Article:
In 1924 Kimball O'Hara vanishes in India while Mycroft Holmes receives a package of Kim¿s documents that makes him concerned that an international crisis may be brewing. He sends his brother Sherlock and his sister-in-law Mary Russell (who kept her own last name) to India to learn what happened to Kim, an English spy. On the voyage out, they meet wealthy American communist bore Tom Goodheart and his traveling companions, his mother and sister heading to see his friend, Maharaja ¿Jimmy¿ Jumalpandra, ruler of the Indian state of Khanpur. Holmes and Mary do their best to avoid the pompous know it all Yank.............................. In India the couple masquerade as native magicians helped by Mary¿s ability to speak Hindi, a language she learned during the voyage. As they follow the clues the married couple wonders if Kim purposely disappeared or is a victim of foul play. Their avoidance of Tom ends when their path takes them to the Goodhearts and their enigmatic benefactor Jimmy for somehow the communist sympathizer and his Maharaja comrade are connected to Kim......................... Besides the fact that Kim is the grown up star of the Rudyard Kipling classic, fans will appreciate the depth of detail that sweeps the reader back to early 1924. The story line is fun to follow as Mary more than Sherlock (is he over the hill?) begins piecing together the puzzle. Thus she is the strength of this historical mystery but she is so perfect that Holmes looks like he belongs in a rocker sitting in Sussex. Still Laurie R. King provides an enjoyable foray into the Jewel of the British Empire.............................. Harriet Klausner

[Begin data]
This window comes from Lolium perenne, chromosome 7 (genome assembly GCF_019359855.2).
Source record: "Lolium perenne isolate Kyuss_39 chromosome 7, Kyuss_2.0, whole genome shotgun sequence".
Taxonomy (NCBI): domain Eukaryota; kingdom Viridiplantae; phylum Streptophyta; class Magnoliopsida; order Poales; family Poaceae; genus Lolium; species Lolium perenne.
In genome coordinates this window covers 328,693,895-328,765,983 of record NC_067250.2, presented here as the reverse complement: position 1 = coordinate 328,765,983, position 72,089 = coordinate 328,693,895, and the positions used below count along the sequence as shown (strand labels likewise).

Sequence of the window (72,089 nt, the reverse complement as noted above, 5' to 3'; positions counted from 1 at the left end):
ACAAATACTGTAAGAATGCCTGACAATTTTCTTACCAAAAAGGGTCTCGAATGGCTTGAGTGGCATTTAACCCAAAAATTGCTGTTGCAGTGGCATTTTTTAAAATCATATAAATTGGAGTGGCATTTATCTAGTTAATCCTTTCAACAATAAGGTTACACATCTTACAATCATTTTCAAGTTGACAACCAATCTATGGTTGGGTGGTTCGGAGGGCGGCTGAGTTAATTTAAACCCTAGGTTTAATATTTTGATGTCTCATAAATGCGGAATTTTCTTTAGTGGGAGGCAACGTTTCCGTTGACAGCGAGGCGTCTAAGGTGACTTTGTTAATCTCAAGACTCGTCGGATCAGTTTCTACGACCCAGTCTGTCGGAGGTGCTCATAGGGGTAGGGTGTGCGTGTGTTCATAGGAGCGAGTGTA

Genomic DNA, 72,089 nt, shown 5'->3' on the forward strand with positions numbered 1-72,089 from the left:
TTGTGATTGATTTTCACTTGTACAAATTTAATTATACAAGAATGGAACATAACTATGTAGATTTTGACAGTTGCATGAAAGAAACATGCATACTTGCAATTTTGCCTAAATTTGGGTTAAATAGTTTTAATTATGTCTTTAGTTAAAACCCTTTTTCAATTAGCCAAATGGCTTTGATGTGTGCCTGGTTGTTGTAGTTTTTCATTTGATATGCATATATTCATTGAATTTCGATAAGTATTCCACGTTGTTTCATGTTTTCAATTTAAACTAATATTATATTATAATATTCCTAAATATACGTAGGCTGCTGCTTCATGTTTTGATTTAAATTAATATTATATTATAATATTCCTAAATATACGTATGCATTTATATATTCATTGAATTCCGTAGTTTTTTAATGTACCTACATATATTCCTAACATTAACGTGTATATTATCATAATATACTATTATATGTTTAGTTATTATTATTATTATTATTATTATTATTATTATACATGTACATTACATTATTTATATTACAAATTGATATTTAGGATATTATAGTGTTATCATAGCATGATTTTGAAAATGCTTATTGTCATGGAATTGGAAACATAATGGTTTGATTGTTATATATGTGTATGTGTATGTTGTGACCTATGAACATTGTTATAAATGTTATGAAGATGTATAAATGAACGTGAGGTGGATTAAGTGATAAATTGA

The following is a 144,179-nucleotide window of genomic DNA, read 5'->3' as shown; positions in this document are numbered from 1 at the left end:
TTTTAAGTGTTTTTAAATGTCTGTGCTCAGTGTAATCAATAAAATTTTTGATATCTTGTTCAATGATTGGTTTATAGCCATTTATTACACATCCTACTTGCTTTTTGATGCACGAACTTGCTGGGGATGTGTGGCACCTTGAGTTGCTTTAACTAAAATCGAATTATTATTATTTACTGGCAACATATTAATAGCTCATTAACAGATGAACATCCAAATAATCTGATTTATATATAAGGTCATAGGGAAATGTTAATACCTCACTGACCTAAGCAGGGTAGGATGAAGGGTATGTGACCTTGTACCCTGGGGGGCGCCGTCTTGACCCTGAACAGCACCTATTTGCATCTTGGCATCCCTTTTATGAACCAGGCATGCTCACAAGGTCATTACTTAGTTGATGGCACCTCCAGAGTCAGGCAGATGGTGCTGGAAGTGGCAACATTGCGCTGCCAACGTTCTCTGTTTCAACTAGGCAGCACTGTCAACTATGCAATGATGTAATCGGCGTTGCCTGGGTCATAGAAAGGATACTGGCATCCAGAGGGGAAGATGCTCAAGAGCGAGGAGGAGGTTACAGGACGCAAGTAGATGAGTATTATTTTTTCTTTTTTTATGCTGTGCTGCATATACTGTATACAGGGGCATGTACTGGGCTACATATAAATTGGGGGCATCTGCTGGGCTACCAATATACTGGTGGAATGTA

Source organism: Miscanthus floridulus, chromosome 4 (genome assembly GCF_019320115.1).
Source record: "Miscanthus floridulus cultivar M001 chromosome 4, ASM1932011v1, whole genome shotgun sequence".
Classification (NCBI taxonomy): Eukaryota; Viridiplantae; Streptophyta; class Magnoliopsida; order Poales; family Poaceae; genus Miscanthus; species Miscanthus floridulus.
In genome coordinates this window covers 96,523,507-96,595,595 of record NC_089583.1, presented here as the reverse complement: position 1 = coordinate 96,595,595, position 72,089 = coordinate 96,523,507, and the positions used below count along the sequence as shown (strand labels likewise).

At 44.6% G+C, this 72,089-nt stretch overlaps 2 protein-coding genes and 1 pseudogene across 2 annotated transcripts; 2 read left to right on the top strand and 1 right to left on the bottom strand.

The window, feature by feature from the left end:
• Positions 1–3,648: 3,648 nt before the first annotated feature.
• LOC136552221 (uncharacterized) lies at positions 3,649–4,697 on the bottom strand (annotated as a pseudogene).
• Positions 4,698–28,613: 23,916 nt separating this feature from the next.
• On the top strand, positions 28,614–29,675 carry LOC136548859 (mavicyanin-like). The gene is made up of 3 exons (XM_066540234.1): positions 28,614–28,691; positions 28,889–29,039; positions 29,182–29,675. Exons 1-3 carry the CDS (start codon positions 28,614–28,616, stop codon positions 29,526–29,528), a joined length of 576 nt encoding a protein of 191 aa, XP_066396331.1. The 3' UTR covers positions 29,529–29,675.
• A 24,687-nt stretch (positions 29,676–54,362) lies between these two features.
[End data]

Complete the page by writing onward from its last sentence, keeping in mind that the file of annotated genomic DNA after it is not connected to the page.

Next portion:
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    Posted January 31, 2011

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    Posted June 6, 2014

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    Posted February 13, 2014

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    Posted February 18, 2011

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    Posted November 7, 2008

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Sort by: Showing 1 – 20 of 45 Customer Reviews